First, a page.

overhead powerline. This type of work is very specialised and incredibly dangerous.
Not only do the operatives require all the certification, equipment and learning
required for an arborist operating in a domestic setting, but they also require an
understanding of the electrical network in the proximity of which they are operating.
This additional requirement for certification can act as a barrier to entry for many,
not necessarily due to the difficulty of the testing, but due to how niche it is.
»Contract Manager: Jon Pearson
»Managing Director: Andrew
»Founded in 2005
»Located in Lincolnshire
»Services: Vegetation for DNOs
»No. of employees: 35 directly,
103 subcontracting staff
»Has 24-hour, seven-days-a-
week emergency response
services for DNOs
Oakwick Utility
Arborists Ltd
Highlighting best practice
Generally speaking, utility arboriculture
generally is much maligned within
the forestry and arboriculture sector.
Unfortunately, this reputation has not
always been without basis. In the past,
many operations were carried out with
little to no thought for the future health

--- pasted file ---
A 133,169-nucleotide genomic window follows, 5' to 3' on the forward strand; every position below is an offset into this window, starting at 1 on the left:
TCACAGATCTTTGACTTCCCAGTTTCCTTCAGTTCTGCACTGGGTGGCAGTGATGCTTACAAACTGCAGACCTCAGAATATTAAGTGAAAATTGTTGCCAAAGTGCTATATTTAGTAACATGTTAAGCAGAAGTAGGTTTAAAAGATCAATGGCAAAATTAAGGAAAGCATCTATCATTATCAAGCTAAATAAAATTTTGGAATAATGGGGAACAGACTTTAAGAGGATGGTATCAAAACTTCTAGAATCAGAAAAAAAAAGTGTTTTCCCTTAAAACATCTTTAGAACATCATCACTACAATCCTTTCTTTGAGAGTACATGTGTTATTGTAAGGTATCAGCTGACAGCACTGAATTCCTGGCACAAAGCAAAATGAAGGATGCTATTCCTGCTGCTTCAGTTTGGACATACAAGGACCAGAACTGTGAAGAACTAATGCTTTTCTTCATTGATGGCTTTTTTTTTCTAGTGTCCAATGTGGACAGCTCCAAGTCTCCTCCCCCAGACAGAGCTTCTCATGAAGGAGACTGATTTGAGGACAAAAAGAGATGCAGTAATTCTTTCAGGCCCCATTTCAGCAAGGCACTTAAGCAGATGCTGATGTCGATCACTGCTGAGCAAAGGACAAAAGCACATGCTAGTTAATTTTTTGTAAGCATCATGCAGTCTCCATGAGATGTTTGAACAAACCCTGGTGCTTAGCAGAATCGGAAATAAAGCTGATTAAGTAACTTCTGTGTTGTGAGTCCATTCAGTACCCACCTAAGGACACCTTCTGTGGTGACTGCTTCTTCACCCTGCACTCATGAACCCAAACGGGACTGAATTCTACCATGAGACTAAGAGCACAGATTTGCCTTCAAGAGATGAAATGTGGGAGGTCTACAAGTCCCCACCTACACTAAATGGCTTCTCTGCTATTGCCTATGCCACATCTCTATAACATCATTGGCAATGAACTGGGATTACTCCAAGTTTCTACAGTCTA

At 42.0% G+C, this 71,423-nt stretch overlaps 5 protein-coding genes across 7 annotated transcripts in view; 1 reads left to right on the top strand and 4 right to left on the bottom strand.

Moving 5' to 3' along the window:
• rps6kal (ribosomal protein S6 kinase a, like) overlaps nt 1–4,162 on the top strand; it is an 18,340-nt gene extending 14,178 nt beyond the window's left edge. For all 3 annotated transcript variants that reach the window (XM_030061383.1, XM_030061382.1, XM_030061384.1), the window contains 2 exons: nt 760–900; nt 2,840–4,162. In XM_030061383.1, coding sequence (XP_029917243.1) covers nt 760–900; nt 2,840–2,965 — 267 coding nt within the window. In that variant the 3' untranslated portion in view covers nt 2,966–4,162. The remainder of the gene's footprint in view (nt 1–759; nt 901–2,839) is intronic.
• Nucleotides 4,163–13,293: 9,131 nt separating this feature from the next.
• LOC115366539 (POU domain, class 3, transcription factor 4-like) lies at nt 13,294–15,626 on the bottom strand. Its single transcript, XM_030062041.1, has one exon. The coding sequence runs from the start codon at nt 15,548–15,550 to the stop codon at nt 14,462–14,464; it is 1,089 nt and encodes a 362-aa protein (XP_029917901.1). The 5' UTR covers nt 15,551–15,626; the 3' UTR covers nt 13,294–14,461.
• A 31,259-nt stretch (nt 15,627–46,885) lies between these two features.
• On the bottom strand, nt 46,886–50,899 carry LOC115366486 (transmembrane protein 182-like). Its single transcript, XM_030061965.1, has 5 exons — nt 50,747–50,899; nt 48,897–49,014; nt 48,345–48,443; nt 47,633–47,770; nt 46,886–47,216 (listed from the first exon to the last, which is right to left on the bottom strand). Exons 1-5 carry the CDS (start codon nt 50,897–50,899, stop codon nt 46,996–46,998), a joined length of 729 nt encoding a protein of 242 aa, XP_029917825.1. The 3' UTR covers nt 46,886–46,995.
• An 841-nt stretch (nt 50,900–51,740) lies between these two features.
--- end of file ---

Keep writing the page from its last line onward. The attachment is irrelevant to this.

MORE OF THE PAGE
of the trees; instead, the sole focus
was ensuring the powerline was clear
of potential vegetation infringements.
This reputation as butchers of trees
has caused many problems, especially
as society has increasingly come
to value our surroundings and the
environment. We also encounter long-
standing issues whereby landowners
can carry an inherited grudge, from
parents and even grandparents who
were dissatisfied with work carried
out decades ago, and thus take issue
before any work has been carried out.
Building a reputation
Over the last ten years, we have moved
to combat this negative image through
a more collaborative approach with
the public and larger stakeholders.
Instead of approaching each job with
the mentality of needing to simply
cut the trees, we now encourage the
landowners to become part of the
process, working with them to discuss